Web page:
We always knew that trade talks between the UK and the EU were going to be long and tedious.
Talks between Downing Street and Brussels over the post-Brexit trade deals have again come to a halt. This hasn’t been helped by the fact that talks are currently taking place on video link, instead of face to face.
We officially left the European Union on the 31st January and we are now in a transition period until the end of 2020. During this time the UK still has to abide by European law and fulfil its obligations to the Union.
There have been four rounds of negotiations so far and both sides have confirmed that little progress has been made.
Currently, there isn’t even any agreement on the fundamental structure of what they’re trying to negotiate. The EU is pushing for one comprehensive deal covering every aspect of the future relationship, not just trade.
Downing Street sees this proposal as an effort to keep the UK tied more closely than it would like to European institutions and their ways of operating. The UK’s proposal is a basic free trade deal with a following series of separate agreements.
Firstly, a level playing field. This means measures to ensure businesses on one side do not have an unfair advantage over their competitors on the other. This is something that all trade deals have but the EU wants the UK to keep to European rules on worker’s rights, state aid, environmental regulations and subsidies for businesses.
Secondly, fishing. The UK’s proposal would mean full access to the EU market to sell its fish. However, the European Union have stated that should that be the case, they want full access for their boats to fish in UK waters. This is not possible due to the fact that the UK is now an independent coastal state.
Thirdly, governance of any future agreement. This is mainly about who and how enforces the future agreements. This would also take into account the European Court of Justice.
Fourthly, police and security co-operation. The UK has said that it wants to maintain the same level of access to EU databases that is has now. The EU have made very clear that this is not an option to non-members.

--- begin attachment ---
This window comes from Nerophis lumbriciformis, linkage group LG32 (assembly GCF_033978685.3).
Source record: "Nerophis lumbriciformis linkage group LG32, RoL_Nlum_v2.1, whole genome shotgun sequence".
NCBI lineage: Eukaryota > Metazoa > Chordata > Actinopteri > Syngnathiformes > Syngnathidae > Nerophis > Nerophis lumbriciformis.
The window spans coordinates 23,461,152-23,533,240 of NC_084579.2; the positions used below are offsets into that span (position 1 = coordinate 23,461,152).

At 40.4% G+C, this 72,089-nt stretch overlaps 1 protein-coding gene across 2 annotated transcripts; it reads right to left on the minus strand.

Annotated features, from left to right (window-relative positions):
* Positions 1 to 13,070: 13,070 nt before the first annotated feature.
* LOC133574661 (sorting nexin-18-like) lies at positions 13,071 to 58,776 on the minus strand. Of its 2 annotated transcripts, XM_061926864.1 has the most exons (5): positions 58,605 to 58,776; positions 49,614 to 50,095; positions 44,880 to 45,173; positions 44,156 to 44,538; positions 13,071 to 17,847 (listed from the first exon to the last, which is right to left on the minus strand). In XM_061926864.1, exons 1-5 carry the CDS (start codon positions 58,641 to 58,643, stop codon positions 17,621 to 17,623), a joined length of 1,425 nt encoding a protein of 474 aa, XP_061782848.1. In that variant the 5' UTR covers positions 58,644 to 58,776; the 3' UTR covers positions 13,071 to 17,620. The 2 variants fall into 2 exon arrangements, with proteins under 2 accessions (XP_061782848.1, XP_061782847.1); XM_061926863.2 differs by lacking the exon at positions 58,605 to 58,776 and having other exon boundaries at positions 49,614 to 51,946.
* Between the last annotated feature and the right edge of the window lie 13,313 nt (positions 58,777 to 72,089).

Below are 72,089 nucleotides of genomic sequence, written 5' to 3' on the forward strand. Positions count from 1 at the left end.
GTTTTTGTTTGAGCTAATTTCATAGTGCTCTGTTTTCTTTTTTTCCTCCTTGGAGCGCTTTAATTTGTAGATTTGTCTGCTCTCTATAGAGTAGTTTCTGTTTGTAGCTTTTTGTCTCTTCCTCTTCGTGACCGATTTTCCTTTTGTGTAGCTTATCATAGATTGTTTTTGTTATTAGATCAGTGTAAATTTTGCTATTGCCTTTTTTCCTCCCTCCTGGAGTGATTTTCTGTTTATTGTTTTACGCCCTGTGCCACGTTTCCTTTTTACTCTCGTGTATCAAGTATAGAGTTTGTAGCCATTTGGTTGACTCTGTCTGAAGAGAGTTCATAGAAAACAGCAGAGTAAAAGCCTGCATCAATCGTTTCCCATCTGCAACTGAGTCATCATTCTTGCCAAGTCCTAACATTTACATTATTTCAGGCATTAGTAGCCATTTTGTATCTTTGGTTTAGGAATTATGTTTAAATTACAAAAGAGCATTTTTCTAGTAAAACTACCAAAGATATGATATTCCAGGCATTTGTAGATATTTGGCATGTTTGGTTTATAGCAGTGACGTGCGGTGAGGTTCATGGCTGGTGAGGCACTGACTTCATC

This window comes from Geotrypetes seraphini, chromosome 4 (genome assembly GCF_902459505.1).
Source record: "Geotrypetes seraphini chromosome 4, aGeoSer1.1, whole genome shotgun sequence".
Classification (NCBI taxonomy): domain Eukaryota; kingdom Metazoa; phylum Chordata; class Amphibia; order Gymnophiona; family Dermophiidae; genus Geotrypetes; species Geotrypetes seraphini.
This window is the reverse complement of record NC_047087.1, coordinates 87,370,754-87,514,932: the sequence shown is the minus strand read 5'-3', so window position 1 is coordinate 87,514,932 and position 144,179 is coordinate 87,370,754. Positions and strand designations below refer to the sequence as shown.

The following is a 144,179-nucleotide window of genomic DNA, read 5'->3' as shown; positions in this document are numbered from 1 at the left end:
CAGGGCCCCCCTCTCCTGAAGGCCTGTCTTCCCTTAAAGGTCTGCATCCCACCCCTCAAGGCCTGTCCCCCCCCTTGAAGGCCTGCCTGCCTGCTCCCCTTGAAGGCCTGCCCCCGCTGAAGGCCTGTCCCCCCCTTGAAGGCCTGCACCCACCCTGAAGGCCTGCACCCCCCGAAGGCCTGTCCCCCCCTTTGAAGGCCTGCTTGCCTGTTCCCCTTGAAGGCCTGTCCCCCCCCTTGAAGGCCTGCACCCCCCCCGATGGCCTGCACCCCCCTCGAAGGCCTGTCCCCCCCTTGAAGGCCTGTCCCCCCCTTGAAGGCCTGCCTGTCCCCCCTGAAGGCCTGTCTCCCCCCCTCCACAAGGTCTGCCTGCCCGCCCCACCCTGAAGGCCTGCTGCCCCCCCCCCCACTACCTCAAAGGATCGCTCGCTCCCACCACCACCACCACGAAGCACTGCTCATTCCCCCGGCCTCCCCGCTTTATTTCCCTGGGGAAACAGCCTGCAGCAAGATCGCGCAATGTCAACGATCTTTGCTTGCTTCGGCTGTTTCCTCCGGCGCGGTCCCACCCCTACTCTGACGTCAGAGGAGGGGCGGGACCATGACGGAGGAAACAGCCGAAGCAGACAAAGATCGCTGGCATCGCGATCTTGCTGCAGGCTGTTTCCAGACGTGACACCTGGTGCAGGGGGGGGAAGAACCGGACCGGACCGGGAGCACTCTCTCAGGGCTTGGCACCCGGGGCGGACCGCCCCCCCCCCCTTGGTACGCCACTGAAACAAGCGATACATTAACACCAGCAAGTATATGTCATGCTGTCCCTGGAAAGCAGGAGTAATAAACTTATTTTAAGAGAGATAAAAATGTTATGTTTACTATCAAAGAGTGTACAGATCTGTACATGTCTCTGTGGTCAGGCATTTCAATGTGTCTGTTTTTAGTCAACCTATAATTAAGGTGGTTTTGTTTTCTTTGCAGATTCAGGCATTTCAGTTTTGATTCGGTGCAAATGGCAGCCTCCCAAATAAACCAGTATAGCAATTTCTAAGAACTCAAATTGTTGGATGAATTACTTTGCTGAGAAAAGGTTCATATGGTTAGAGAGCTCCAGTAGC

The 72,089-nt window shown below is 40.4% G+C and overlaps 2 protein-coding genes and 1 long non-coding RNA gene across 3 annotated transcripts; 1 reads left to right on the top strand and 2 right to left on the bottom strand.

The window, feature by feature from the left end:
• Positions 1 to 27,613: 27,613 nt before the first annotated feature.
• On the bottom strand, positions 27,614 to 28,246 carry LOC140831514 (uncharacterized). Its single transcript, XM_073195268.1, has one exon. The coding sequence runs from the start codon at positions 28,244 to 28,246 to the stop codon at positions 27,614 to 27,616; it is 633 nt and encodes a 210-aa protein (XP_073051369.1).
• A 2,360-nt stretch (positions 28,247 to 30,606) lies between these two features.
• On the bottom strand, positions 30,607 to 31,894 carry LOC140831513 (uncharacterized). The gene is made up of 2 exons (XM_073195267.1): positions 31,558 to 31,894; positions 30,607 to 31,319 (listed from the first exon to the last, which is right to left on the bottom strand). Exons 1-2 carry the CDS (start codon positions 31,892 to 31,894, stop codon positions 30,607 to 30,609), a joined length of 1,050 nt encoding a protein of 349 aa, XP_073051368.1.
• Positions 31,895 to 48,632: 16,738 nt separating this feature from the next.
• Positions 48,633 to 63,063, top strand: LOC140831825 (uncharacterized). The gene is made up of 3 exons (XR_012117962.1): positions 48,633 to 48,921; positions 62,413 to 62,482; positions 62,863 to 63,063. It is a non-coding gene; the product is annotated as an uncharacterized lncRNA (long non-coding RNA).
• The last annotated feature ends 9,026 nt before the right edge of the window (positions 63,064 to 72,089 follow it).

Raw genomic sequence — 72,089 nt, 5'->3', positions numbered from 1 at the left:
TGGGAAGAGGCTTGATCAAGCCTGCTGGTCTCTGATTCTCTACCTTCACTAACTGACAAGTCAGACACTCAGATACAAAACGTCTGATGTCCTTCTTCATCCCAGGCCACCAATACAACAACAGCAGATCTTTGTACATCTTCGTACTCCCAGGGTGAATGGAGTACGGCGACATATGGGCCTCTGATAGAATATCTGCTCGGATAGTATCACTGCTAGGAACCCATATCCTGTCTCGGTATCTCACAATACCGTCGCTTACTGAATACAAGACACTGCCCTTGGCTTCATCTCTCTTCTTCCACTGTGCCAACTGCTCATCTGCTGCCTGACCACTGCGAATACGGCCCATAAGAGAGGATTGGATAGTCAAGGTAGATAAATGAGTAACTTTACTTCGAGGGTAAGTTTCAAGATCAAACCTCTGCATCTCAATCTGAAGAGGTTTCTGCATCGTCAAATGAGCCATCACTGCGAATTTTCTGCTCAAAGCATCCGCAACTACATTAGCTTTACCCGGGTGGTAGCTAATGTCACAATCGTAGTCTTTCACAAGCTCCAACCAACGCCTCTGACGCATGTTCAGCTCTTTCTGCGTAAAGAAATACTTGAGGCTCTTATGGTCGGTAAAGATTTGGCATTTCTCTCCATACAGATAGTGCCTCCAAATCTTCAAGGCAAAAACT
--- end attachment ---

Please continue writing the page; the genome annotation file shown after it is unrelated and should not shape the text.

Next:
Lastly, the Irish border. The border between Northern Ireland and the Republic of Ireland is now the border between the UK and the EU. There is ongoing speculation as to whether this border will be kept as open as it is now; and if the situation did change, the legal issues that would stem from it.
If no agreement is made by the end of the year then the UK will be on WTO (world trade organisation) rules with the EU. An organisation which currently has 164 members – so don’t let anyone tell you that it isn’t good enough.
The Scottish and Welsh governments, along with the Northern Ireland Assembly have advised the government to seek an extension. Something which the EU is willing to discuss – what a surprise…
The UK government has repeatedly ruled out this option, and rightly so. Boris’ pledge of ‘getting Brexit done’ was greatly received by the public. We saw safe red seats go blue for the first time. We saw people from all generations voting Conservative for the first time. It is so important that Boris holds his nerve and sticks to his guns.
It is very clear that neither side are going to get what they want. We should walk away and focus on getting new and brilliant trade deals with people who want to do business with us, as well as finalising our post-Brexit trade deals with Japan and America. We need to get the United Kingdom back on the world stage as a sovereign state.
This whole malarky has been going on for four years; it is time it came to an end. The deadline for seeking an extension is July 1st. No deal is better than a bad one.
Boris, don’t let us down.